The tool is designed for use by public-health officials, managers of HIV and harm reduction programmes, NGOs – including community and civil-society organizations – and health workers. It may also be of interest to international funding agencies, health policy-makers and advocates.

March 2017

The International Network of People who use Drugs expresses our deepest condolences to the family members, friends and colleagues of our brother Raffi Balian, who was one of the true visionaries, and exemplary leaders of our movement. 

 

We mourn the loss of one our most precious, dedicated, knowledgeable, and loving activists. Raffi embodied everything that a drug user leader should be; tirelessly advocating for our meaningful participation on the issues that affect our lives.

 

His contributions to our common movement in ensuring the health and human rights of people who use drugs are beyond measure. They include coordinating an internationally recognised peer-led harm reduction programme in Canada and the pioneering of many strategies that have saved countless lives in Toronto, Canada and across the world. His cooperation and collaboration with other like-minded activists resulted in the founding and success of peer-led networks such as INPUD. Raffi was a mentor and friend to many of those in our community, and his passing leaves a huge gulf in our hearts and our movement. 

 

Raffi was a warrior for drug war peace. Due to his tireless leadership our movement has been made all the stronger and richer, and his legacy will live on in our continuation of the work he played a critical role in starting. Following in his steps, and in honour of his life and legacy, we will endeavour to continue the fight against the war on drugs, stop needless casualties in this war, end stigma and discrimination, challenge the pervasive judgment and devaluing of our knowledge and experience, and stand firm in our commitment in fighting for a more just world.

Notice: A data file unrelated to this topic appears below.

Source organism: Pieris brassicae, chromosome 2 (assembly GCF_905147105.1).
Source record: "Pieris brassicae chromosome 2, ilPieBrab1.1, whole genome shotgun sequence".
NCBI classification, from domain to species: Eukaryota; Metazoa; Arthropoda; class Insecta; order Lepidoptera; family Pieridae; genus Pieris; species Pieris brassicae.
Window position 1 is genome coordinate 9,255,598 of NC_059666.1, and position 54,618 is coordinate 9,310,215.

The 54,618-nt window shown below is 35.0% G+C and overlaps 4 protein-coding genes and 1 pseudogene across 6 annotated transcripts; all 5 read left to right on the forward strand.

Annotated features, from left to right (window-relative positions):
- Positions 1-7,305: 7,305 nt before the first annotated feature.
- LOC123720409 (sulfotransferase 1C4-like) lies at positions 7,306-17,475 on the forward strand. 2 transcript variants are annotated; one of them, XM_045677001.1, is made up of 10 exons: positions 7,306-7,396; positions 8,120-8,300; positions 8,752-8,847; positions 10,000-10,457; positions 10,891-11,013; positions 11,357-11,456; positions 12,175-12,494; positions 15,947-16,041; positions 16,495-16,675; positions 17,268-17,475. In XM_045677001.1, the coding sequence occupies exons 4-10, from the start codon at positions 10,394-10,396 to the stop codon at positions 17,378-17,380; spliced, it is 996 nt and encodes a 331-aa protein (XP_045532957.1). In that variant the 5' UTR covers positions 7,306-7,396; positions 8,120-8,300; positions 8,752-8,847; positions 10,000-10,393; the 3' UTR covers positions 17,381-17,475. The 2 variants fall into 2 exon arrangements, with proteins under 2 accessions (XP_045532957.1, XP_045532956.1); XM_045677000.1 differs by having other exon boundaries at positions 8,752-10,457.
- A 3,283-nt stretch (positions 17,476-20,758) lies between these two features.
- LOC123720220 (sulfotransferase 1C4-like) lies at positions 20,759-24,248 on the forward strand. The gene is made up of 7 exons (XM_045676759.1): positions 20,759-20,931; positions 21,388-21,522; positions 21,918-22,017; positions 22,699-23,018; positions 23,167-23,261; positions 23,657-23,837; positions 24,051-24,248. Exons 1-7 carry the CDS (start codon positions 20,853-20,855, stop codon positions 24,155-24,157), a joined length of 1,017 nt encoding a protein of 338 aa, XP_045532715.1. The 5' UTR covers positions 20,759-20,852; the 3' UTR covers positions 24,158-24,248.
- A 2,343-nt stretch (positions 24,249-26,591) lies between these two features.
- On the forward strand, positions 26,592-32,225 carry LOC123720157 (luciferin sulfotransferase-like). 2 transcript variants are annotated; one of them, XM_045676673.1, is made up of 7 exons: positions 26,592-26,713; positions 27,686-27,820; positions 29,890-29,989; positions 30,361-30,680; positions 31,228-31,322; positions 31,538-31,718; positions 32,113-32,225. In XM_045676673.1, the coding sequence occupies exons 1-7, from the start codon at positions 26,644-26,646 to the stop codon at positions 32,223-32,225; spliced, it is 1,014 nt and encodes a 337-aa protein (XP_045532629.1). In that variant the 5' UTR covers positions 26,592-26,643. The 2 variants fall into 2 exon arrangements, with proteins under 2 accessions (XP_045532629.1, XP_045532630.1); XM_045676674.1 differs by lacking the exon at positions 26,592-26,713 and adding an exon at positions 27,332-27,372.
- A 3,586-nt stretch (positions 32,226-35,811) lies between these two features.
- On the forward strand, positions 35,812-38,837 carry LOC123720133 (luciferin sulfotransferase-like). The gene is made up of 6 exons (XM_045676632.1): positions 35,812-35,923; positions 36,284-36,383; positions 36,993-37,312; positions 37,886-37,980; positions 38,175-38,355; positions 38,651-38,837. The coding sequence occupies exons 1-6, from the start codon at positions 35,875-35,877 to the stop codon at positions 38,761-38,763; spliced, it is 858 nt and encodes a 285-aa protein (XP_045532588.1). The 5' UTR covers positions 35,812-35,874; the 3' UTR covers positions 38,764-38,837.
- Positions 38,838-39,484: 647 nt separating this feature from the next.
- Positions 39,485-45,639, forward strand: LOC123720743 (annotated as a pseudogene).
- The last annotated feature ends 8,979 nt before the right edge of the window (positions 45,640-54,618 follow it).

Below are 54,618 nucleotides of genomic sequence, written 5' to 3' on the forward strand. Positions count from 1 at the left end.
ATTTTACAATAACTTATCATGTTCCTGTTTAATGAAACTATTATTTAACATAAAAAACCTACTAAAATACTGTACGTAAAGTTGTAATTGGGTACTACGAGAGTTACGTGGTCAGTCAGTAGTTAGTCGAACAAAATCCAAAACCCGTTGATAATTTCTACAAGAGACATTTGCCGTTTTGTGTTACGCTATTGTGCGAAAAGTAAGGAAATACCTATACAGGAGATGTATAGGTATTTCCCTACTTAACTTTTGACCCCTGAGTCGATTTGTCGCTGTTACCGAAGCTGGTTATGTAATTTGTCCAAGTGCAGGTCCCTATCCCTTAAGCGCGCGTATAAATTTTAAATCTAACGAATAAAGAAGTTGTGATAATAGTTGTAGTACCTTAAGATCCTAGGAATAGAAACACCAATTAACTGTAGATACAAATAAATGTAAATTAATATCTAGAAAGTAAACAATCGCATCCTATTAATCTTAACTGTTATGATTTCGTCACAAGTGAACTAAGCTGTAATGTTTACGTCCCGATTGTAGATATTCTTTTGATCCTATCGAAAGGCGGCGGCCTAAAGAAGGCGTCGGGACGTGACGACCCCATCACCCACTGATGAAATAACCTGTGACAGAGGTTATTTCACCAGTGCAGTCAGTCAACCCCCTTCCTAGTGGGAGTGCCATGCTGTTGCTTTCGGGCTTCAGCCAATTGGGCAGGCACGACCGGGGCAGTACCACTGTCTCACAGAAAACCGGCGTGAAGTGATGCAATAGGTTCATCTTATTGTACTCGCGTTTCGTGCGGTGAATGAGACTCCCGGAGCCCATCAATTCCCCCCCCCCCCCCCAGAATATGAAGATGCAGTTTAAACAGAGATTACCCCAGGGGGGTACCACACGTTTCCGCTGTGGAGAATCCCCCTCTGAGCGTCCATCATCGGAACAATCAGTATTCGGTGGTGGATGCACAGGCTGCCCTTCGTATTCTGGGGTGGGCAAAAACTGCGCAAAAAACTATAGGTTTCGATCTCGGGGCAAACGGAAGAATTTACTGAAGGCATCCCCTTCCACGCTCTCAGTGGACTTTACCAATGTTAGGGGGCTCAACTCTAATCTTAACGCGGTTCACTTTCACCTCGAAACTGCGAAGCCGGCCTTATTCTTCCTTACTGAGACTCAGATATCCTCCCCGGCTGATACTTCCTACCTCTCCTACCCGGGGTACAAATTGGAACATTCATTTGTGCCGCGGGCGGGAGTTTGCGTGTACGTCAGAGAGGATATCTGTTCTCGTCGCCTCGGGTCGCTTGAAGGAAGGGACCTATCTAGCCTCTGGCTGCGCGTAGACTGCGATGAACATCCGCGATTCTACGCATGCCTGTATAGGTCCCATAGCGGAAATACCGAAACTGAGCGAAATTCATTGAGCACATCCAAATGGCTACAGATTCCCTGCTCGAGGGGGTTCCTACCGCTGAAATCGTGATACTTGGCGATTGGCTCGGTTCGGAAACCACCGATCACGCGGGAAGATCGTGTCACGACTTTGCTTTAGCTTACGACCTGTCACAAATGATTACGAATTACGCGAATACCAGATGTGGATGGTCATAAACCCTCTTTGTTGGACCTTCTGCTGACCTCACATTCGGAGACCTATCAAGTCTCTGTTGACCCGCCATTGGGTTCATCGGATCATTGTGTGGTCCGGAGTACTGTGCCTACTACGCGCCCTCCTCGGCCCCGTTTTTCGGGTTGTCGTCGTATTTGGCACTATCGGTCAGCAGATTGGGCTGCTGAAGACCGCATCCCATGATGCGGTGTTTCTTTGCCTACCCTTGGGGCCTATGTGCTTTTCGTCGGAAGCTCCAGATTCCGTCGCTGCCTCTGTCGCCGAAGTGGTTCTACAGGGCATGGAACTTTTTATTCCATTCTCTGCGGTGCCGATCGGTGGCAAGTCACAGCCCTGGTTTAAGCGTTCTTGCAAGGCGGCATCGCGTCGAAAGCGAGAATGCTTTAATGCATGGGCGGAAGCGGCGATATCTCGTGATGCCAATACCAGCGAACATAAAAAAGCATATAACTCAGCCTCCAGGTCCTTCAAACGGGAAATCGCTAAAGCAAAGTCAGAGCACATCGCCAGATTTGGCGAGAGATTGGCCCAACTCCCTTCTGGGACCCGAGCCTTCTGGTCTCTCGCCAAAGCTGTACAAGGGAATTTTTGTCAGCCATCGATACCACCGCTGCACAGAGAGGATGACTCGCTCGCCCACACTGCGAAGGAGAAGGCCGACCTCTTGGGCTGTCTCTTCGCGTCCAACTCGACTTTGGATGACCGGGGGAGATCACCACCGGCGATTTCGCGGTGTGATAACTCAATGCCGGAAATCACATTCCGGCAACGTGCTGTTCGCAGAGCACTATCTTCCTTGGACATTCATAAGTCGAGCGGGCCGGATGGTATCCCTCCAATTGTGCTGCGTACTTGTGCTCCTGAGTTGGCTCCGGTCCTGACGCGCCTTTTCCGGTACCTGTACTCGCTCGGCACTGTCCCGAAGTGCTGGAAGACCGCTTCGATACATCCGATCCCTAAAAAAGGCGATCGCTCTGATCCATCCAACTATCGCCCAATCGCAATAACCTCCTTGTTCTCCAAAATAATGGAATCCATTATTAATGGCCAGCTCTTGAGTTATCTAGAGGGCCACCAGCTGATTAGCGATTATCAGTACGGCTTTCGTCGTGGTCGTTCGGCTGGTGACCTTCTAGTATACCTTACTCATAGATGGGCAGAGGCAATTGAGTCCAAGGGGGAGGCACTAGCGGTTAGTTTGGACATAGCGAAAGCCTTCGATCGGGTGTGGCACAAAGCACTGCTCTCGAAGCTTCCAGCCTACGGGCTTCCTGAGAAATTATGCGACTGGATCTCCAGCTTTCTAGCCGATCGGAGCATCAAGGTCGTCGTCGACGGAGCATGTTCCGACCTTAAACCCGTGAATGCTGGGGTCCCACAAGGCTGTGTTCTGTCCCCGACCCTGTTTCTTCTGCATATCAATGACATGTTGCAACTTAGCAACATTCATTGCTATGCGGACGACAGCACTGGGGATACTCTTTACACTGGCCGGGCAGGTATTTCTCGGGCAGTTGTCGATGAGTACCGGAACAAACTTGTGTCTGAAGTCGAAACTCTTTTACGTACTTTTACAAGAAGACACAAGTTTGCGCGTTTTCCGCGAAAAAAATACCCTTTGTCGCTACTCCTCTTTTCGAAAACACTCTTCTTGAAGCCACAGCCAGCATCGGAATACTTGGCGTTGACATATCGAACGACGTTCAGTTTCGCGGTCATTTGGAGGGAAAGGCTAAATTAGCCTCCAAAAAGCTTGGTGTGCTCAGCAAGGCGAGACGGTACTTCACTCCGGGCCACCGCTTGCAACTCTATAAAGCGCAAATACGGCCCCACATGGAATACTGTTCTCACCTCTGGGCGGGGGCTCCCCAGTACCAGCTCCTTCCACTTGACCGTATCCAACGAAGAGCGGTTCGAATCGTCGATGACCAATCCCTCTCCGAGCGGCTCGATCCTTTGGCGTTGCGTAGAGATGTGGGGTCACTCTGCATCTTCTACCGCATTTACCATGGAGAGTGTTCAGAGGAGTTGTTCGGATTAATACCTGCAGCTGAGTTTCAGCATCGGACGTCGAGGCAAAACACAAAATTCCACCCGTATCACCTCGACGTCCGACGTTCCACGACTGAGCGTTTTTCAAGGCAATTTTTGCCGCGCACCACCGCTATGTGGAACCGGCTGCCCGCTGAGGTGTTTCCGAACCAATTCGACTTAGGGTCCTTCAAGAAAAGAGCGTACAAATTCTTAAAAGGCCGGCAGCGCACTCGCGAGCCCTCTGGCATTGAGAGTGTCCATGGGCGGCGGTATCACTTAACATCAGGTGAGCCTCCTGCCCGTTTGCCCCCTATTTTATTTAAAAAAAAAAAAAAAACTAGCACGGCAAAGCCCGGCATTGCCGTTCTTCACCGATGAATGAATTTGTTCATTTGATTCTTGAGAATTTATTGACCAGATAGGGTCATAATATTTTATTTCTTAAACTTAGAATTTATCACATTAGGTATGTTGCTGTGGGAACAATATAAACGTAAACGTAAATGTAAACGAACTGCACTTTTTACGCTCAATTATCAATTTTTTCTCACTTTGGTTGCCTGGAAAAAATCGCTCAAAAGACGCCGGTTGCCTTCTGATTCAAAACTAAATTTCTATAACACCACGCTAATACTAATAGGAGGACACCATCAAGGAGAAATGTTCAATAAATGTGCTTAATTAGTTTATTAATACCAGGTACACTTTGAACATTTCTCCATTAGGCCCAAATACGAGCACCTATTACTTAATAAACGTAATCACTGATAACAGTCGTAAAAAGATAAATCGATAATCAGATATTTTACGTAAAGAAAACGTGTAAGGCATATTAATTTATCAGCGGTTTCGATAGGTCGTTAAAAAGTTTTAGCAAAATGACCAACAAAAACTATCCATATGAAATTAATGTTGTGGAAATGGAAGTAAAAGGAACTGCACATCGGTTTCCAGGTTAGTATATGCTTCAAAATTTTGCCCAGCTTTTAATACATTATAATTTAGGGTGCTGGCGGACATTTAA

Love from INPUD

8th March 2017

16 Days of Action for the Elimination of Violence against Women who Use Drugs, 25th November – 10th December 2016

 

Today, INPUD celebrates International Women’s Day 2017 and we highlight some of our work with Women who use Drugs around the world, sharing their stories. Women who use drugs are faced with elevated levels of stigma and violence from state and individual perpetrators. In all regions of the world, women who use drugs face unprecedented breaches of their basic human rights, including, among others, the right to health, the right to freedom from violence and discrimination, and the right to bodily integrity. We draw attention to the ways that harmful gender norms and gender inequality play out in the lives of Women who use Drugs.

Each year, from 25 November through 10 December (Human Rights Day), 16 Days of Activism to Eliminate Violence against Women and Girls aims to raise public awareness and mobilise people everywhere to bring about change. Women who use drugs have not previously been highlighted in this campaign. However, women who use drugs are subject to disproportionate rates of violence. Any advances in violence reduction among other more mainstream groups would be hollow if the most marginalised of women are left behind or excluded altogether.

Download INPUD's document here